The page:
A technically brilliant satire on the American political machine, The Speechmaker drips with the larrikinish Aussie wit we would expect from Working Dog, but, despite its technical prowess, it left me feeling … well … nothing.
That’s not exactly true. It left me feeling nothing about its content, but it certainly has me feeling a lot about the state of professional theatre in Melbourne.
Admittedly, these days, I don’t attend a production at Melbourne Theatre Company with the same expectations as I do for independent groups or venues like Q44, La Mama or Red Stitch. At the MTC, I expect technical brilliance and shallow content and The Speechmaker did not disappoint. It is a sad day when the theatrical heights of the unofficial theatre capital of Australia are constantly playing it safe.
Sure, The Speechmaker is funny and at times it’s hilarious. The cast are all great and the stand out performances that had me chuckling merrily were Erik Thomson’s President and Toby Truslove’s media guru, Ed. Kat Stewart’s Mitch however stole the show.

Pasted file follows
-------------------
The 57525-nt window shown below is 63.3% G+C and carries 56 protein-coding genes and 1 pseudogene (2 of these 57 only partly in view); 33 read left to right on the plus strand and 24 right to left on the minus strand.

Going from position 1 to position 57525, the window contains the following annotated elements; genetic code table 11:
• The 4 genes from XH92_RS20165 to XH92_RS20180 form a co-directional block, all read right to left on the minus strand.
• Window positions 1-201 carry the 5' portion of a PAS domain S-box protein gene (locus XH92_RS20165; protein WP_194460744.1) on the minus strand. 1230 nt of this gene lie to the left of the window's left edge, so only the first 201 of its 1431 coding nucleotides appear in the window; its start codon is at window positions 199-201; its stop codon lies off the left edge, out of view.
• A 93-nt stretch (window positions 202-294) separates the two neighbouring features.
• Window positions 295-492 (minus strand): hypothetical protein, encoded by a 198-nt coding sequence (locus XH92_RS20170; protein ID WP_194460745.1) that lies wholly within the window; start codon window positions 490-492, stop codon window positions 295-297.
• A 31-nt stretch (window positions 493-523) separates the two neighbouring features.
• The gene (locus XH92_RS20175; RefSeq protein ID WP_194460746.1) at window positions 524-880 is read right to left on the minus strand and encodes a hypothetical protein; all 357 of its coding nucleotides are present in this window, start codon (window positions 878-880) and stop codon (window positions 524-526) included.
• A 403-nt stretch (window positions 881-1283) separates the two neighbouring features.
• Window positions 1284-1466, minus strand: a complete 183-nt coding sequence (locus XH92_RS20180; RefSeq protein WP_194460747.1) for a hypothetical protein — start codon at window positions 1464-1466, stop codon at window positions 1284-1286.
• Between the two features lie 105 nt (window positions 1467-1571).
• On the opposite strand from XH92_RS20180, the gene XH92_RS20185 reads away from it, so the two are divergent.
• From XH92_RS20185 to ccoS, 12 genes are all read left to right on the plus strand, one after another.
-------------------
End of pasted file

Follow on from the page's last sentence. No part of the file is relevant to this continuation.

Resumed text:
But despite all this, the main thing I walked away wondering was ‘why?’ Why as Australian’s are we looking at the political machine of America? Why is it that to create a successful new Australian work we must look away from our own country? Why doesn’t this show, and many other like it at that level, feel LIVE anymore?
Here is where the majority of the foul taste in my mouth came from. The Speechmaker didn’t, and MTC hasn’t for some time, feel live. My partner in theatrical undertakings for the evening put it best: “It’d probably be cheaper to buy a copy of The Hollowmen, you’d probably be forgiven for getting the same experience out of it too.”.
The Hollowmen is Working Dog’s highly successful ABC-aired political satire. It’s funny and The Speechmaker invites comparisons. In doing so, it highlights the decline in professional Melbourne theatre. The shows are so technically brilliant, so slick, so well rehearsed that there is no longer a live element to the craft.
The Speechmaker deserves a huge congratulations – it’s sold out, after all. But to the MTC, I implore you to look back at the grassroots theatre that makes Melbourne great. Stop taking the easy crowd pleasers. Encourage new Australian works that highlight this country! And please, please find that all important ingredient to make our theatre feel alive again.